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The Age of Eisenhower: America and the World in the 1950s by William I Hitchcock, Simon & Schuster, US $35.00, Pp 672, March 2018, ISBN 978-1439175668

President Dwight D. Eisenhower was one of the greatest presidents in the history of the United States who has left a lasting impact on the country. As the president from 1953 to 1961, he reshaped the United States in more than one way. In The Age of Eisenhower, William I. Hitchcock says that President Eisenhower dramatically expanded the power and scope of the 20th-century warfare state and put into place a long-term strategy designed to wage, and win, the cold war. President Eisenhower spent much of his time forging a global role for the United States. Unlike the isolationist faction in his own party, he believed that to defend freedom and liberty at home, Americans would have to defend these principles overseas as well.

In spite of his views, President Eisenhower did not seek war. On the contrary, Hitchcock says, he ended active hostilities in Korea, avoided US military intervention in Indo-China in 1954, deterred China’s military adventures in the Taiwan Straits in 1955 and 1958, compelled Britain and France to reverse their ill-conceived invasion of Egypt in 1956, and even established stable personal relations with the Soviet leader Nikita Khrushchev. President Eisenhower’s global strategy required the steady accumulation of immense national power and a willingness to deploy that power when necessary. He presided over a significant expansion of America’s secret agencies and ordered them to conduct covert operations and coups d’états around the world. President Eisenhower built the United States into a military colossus of a scale and lethality never before seen and devoted an enormous amount of the national wealth to this effort.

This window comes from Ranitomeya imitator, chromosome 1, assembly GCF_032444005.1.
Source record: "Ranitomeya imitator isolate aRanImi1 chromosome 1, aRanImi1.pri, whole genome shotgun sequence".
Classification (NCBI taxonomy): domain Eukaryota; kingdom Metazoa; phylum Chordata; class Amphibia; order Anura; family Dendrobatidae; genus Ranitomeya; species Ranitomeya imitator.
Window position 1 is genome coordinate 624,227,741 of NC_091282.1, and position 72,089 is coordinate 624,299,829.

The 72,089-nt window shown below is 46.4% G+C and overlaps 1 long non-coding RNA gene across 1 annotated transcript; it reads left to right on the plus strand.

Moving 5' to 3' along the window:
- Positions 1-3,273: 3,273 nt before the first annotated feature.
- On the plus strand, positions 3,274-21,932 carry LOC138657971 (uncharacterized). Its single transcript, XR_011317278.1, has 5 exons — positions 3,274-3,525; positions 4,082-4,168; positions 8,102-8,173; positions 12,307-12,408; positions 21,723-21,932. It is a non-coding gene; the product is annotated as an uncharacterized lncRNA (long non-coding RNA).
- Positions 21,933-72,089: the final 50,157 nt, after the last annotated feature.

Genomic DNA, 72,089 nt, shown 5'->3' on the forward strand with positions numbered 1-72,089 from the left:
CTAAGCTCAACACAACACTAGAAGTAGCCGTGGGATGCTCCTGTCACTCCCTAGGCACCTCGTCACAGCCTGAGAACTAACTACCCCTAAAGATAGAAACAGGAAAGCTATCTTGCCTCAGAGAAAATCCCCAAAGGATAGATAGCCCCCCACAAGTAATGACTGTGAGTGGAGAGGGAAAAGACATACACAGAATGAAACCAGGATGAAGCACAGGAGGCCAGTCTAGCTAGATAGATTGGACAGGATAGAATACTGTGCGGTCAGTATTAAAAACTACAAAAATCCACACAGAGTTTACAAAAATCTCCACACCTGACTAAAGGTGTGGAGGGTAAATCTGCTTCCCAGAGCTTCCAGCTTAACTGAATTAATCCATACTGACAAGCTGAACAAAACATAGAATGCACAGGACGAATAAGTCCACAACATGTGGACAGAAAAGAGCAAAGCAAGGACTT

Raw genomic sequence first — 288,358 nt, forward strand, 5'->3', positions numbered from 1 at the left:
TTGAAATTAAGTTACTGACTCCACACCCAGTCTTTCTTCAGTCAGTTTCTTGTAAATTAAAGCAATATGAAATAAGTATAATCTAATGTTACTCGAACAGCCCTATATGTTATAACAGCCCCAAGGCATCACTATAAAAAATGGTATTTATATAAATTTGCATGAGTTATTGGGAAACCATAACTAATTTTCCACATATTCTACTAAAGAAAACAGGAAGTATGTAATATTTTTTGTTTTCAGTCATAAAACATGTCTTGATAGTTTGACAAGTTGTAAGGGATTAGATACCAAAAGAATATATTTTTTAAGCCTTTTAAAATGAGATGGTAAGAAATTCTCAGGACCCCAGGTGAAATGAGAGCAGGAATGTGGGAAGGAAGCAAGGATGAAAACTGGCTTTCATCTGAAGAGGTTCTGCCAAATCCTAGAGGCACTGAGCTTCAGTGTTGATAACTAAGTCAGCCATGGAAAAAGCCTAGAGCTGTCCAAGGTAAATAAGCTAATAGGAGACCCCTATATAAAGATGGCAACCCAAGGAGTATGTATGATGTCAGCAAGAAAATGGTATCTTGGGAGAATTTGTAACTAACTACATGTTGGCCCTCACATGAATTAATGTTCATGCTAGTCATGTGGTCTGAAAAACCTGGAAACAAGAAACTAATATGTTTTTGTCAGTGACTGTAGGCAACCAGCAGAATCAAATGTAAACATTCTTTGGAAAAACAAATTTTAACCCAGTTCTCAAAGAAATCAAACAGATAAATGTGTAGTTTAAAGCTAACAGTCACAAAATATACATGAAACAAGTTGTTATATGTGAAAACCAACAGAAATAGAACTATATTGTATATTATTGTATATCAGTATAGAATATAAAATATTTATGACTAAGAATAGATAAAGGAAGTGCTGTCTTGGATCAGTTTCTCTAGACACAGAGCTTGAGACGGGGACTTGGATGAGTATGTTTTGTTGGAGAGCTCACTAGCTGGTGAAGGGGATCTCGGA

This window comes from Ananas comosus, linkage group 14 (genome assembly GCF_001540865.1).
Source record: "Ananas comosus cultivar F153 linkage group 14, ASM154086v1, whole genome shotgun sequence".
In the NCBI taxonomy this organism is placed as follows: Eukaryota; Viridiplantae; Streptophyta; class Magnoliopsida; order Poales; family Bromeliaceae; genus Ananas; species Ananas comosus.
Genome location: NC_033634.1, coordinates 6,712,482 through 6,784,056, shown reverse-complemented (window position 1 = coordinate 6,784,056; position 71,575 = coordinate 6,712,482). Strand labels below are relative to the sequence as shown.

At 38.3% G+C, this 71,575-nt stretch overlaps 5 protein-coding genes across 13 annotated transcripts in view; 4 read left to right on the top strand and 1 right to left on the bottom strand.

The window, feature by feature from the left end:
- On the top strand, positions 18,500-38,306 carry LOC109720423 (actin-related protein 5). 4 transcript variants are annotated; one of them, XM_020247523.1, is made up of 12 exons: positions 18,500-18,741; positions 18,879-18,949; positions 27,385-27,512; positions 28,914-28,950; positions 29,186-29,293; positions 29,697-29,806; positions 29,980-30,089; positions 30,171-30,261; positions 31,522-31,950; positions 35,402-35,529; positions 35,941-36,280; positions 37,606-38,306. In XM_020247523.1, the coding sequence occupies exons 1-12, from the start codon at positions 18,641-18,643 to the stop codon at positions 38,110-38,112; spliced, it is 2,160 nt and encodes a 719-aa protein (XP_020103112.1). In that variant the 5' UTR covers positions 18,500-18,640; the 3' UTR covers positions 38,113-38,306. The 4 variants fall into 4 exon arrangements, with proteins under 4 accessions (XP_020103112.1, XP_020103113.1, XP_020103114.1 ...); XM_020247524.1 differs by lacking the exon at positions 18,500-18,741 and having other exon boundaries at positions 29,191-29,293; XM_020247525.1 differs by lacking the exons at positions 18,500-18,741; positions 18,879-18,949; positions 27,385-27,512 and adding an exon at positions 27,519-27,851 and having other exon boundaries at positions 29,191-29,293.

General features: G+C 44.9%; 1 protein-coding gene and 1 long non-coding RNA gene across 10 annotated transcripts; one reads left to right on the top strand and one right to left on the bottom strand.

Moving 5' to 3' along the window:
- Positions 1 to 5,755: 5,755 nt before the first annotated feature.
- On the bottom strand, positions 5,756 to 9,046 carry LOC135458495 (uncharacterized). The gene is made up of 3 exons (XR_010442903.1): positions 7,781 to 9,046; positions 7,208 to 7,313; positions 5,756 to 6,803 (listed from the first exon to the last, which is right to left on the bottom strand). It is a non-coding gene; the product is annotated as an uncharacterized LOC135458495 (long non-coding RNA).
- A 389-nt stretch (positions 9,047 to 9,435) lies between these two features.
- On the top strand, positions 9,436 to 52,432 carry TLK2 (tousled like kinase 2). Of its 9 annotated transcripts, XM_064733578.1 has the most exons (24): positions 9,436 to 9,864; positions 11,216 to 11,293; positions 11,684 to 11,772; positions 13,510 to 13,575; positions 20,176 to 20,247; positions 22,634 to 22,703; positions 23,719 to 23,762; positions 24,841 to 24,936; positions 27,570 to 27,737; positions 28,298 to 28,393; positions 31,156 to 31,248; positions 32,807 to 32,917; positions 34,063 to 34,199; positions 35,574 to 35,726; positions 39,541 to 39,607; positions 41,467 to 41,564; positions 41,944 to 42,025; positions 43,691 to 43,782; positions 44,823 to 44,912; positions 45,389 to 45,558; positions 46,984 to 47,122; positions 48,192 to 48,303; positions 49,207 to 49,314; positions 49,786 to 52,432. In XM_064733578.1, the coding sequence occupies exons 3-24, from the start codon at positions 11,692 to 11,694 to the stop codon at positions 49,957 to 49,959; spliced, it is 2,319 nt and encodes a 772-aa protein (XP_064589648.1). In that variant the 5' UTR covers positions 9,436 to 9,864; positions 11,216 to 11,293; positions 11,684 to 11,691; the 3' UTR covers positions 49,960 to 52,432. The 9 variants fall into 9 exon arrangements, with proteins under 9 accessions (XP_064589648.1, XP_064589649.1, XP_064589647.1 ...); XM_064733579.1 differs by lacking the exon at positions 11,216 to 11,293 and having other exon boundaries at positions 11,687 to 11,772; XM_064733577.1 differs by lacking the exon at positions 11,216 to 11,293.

President Eisenhower recast domestic politics by strengthening a national consensus about the place of government in the lives of American citizens. Before President Eisenhower, the political pendulum had swung from the archconservative nostrums of President Warren Harding, President Calvin Coolidge, and President Herbert Hoover to the bold, all-encompassing activism of President Franklin Roosevelt and the New Deal. President Eisenhower, perhaps the least partisan president of modern times, sought to stop the pendulum in dead center. To be sure, when he ran for president in 1952, he thundered against the ‘statism’ of the New Deal and its expansive federal programs. But once in office, he adopted centrist and pragmatic policies that fairly reflected the preferences of most of his fellow citizens. Early on he made his peace with the New Deal, expanding social security, raising the minimum wage, and founding the Departments of Health, Education, and Welfare.

President Eisenhower established a distinctive model of presidential leaders that Americans ought to study. Hitchcock says we might call it the disciplined presidency. Raised in a strict and frugal family and trained for a career of soldiering, President Eisenhower believed that discipline was the key to success. Not only did he apply discipline to his own person, but also infused discipline in his governing style. Coming into Truman’s disorganized and improvisational White House, President Eisenhower imposed order on it and established clear rules of procedure. Each Monday he met with leaders from Congress and, on Wednesdays, he held his weekly press conference with the print, radio, and (after January 1955) television reporters. On Thursdays, he chaired the National Security Council while on Fridays, he met with his cabinet.

Discipline carried over into President Eisenhower’s approach to the economy and defense. A champion of the free market, President Eisenhower told Americans that prosperity would come only to those who worked hard and made sacrifices. He made it clear that the government would do no more than clear a path so that individual Americans could demonstrate their God-given talents. It is no accident that President Eisenhower’s closest friends were self-made millionaires who, like him, had started out in life with little.

The Age of Eisenhower gives a new and deep insight into the personality, times and legacy of President Eisenhower. William I Hitchcock describes how President Eisenhower turned America into a superpower, reshaped American politics and disciplined the office of the president. Hitchcock shines a light on previously unexplored aspects of President Eisenhower’s life and politics. Hitchcock shows that President Eisenhower’s legacy continues to impact American politics and foreign policy. Hitchcock is without a doubt one of the greatest living hiving historians.

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